One night Melanie walks through the garden in her mother's wedding dress. The next morning her world is shattered. Forced to leave the home of her childhood, she is sent to live with relatives she has never met: gentle Aunt Margaret, mute since her wedding day; and her brothers, Francie and Finn. Brooding over all is Uncle Philip, who loves only the toys he makes in his workshop: clockwork roses and puppets that are life-size - and uncannily life-like.
With the verve and bite of Ottessa Moshfegh and the barbed charm of Nancy Mitford, Marlowe Granados’s stunning debut brilliantly captures a summer of striving in New York City. Isa Epley, all of twenty-one years old, is already wise enough to understand that the purpose of life is the pursuit of pleasure. She arrives in New York with her newly blond best friend looking for adventure. They have little money, but that’s hardly going to stop them.
by Jayant Kashyap || A Golden Shovel
by Mary Mehalick || I am the product of the people who wore these features
by Kim Farleigh || Piot was beside the red pot beside the white, timber pillar.
by Sheila Kinsella || Sadie flopped into an armchair and watched the solar-powered toy hula lady wiggling away on the windowsill.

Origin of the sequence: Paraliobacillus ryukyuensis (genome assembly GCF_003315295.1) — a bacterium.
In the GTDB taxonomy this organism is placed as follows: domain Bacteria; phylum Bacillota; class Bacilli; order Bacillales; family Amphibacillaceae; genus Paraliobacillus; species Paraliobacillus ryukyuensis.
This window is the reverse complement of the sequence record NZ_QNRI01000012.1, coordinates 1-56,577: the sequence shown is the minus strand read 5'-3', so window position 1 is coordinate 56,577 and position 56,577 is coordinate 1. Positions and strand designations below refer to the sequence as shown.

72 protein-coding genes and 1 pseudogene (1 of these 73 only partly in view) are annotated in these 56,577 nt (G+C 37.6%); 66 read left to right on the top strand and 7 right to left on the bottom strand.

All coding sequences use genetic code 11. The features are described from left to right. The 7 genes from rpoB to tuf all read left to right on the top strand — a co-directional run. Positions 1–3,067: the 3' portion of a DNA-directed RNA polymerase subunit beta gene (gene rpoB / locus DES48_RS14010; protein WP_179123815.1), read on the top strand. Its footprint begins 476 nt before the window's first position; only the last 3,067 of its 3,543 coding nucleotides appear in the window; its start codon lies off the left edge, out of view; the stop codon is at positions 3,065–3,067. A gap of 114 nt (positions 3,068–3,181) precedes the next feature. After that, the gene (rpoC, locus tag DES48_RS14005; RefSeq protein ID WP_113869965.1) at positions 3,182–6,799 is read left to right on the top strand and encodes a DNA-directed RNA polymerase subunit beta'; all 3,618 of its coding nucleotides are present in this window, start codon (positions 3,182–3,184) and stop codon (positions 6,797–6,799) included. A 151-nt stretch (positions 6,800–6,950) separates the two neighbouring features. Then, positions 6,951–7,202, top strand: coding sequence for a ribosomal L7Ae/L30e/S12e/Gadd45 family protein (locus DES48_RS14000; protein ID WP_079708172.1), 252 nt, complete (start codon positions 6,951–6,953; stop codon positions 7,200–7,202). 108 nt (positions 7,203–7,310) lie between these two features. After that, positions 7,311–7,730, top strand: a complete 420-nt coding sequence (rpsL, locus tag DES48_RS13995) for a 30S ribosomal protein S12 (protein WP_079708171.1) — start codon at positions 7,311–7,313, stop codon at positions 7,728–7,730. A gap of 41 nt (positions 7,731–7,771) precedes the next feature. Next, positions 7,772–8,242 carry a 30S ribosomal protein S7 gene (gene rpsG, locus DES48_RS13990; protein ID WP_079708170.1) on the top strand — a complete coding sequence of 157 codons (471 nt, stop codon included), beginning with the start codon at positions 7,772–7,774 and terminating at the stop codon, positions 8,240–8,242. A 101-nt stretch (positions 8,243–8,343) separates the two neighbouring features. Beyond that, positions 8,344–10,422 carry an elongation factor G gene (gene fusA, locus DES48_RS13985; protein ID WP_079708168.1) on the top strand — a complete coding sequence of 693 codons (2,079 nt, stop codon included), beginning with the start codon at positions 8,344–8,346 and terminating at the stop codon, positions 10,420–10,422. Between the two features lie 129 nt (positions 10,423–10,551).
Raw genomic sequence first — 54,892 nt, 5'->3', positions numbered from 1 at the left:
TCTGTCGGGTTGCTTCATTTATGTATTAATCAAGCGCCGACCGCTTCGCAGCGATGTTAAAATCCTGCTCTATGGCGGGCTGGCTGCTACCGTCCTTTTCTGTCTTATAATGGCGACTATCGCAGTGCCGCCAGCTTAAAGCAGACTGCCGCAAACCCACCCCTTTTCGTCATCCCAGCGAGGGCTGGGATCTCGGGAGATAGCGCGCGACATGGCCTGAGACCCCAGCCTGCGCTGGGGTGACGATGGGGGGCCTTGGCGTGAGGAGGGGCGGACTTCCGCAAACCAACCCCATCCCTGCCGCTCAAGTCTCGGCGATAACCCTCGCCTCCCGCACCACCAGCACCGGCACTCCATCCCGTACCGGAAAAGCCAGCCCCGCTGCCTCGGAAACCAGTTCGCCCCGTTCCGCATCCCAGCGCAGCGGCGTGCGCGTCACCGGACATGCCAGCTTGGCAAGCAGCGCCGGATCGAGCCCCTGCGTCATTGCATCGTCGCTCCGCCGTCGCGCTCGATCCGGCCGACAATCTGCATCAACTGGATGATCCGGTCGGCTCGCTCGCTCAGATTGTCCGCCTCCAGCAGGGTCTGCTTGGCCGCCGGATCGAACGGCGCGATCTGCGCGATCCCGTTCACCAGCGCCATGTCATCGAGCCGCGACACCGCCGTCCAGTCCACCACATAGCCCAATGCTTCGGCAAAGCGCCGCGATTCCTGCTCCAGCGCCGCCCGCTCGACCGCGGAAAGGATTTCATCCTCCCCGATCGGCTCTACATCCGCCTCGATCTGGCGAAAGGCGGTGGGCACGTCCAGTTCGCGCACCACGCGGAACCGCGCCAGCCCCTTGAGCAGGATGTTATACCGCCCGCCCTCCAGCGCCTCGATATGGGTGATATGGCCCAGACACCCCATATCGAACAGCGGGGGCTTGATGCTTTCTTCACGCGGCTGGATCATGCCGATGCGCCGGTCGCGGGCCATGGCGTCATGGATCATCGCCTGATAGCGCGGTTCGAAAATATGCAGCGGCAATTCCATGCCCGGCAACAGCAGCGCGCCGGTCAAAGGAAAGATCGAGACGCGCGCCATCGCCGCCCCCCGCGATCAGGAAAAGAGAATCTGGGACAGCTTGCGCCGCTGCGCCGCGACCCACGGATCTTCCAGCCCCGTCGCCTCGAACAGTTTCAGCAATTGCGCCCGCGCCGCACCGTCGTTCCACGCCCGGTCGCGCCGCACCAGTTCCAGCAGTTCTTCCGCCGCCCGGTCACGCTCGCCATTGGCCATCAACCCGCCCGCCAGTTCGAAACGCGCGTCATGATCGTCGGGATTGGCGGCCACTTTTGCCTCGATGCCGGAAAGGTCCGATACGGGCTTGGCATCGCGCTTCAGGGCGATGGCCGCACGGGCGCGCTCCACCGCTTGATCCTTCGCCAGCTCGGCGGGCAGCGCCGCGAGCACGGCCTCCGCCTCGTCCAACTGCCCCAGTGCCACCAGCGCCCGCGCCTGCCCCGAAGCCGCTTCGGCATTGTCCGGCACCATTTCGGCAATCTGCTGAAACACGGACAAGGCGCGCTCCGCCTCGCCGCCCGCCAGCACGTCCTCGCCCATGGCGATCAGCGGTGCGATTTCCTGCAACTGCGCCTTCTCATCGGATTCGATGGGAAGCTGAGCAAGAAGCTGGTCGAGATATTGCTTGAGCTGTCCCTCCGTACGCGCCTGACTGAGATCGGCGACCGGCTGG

Reviewed by Sophie Putze || “Where is the place your body is anchored? Which body of water is yours?” It is this central theme of identity and belonging that is broadly considered in Nina Mingya Powles’ latest collection of essays.
by John Brantingham || My love keeps her wings secret under her clothes until at night when she steps out onto the balcony.
by Anne McGhee ||
Seventeen-year-old Marie, too wild for courtly life, is thrown to the dogs one winter morning, expelled from the royal court to become the prioress of an abbey. Marie is strange - tall, a giantess, her elbows and knees stick out, ungainly. MATRIX is a bold vision of female love, devotion and desire from one of the most adventurous writers at work today.